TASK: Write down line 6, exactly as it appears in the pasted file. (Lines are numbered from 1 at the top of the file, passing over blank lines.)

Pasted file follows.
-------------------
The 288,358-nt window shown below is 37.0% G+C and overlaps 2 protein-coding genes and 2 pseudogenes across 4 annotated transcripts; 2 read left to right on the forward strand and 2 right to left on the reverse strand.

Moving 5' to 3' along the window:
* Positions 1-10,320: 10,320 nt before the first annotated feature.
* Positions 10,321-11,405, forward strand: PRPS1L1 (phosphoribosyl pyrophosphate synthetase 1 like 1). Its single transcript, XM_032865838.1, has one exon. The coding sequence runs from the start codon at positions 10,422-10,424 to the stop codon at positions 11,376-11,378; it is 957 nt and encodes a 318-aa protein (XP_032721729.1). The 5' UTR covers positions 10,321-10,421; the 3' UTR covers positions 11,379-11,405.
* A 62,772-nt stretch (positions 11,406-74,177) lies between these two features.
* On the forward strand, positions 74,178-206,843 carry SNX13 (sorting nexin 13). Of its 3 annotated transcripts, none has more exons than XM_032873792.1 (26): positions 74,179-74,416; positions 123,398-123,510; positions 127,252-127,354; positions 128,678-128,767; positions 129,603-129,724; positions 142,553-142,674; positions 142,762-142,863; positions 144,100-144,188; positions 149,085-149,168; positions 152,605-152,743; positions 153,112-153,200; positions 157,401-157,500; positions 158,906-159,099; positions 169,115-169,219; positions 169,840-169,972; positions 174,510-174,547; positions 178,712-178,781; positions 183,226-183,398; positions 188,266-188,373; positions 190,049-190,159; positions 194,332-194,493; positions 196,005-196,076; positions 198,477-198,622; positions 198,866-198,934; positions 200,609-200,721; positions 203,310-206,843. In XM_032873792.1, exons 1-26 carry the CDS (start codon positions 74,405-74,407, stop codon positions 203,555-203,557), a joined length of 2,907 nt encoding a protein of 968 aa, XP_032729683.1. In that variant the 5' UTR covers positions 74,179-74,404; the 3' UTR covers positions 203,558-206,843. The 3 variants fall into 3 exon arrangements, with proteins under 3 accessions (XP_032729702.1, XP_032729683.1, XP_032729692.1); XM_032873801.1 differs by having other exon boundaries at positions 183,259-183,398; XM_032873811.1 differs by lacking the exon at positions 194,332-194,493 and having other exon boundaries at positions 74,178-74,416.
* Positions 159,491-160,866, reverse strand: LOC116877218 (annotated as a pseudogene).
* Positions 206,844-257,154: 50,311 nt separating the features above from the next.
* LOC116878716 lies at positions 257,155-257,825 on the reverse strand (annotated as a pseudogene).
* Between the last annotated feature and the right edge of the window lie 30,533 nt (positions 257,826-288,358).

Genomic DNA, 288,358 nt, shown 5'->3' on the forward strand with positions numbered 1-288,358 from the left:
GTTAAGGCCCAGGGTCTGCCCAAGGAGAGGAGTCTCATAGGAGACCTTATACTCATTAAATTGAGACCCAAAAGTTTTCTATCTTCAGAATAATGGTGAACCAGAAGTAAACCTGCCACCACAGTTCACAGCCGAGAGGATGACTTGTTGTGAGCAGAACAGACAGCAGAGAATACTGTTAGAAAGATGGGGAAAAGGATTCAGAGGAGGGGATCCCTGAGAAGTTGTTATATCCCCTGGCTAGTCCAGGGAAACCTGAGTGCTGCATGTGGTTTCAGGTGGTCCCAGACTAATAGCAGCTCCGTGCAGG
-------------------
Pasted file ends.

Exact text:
* On the forward strand, positions 74,178-206,843 carry SNX13 (sorting nexin 13). Of its 3 annotated transcripts, none has more exons than XM_032873792.1 (26): positions 74,179-74,416; positions 123,398-123,510; positions 127,252-127,354; positions 128,678-128,767; positions 129,603-129,724; positions 142,553-142,674; positions 142,762-142,863; positions 144,100-144,188; positions 149,085-149,168; positions 152,605-152,743; positions 153,112-153,200; positions 157,401-157,500; positions 158,906-159,099; positions 169,115-169,219; positions 169,840-169,972; positions 174,510-174,547; positions 178,712-178,781; positions 183,226-183,398; positions 188,266-188,373; positions 190,049-190,159; positions 194,332-194,493; positions 196,005-196,076; positions 198,477-198,622; positions 198,866-198,934; positions 200,609-200,721; positions 203,310-206,843. In XM_032873792.1, exons 1-26 carry the CDS (start codon positions 74,405-74,407, stop codon positions 203,555-203,557), a joined length of 2,907 nt encoding a protein of 968 aa, XP_032729683.1. In that variant the 5' UTR covers positions 74,179-74,404; the 3' UTR covers positions 203,558-206,843. The 3 variants fall into 3 exon arrangements, with proteins under 3 accessions (XP_032729702.1, XP_032729683.1, XP_032729692.1); XM_032873801.1 differs by having other exon boundaries at positions 183,259-183,398; XM_032873811.1 differs by lacking the exon at positions 194,332-194,493 and having other exon boundaries at positions 74,178-74,416.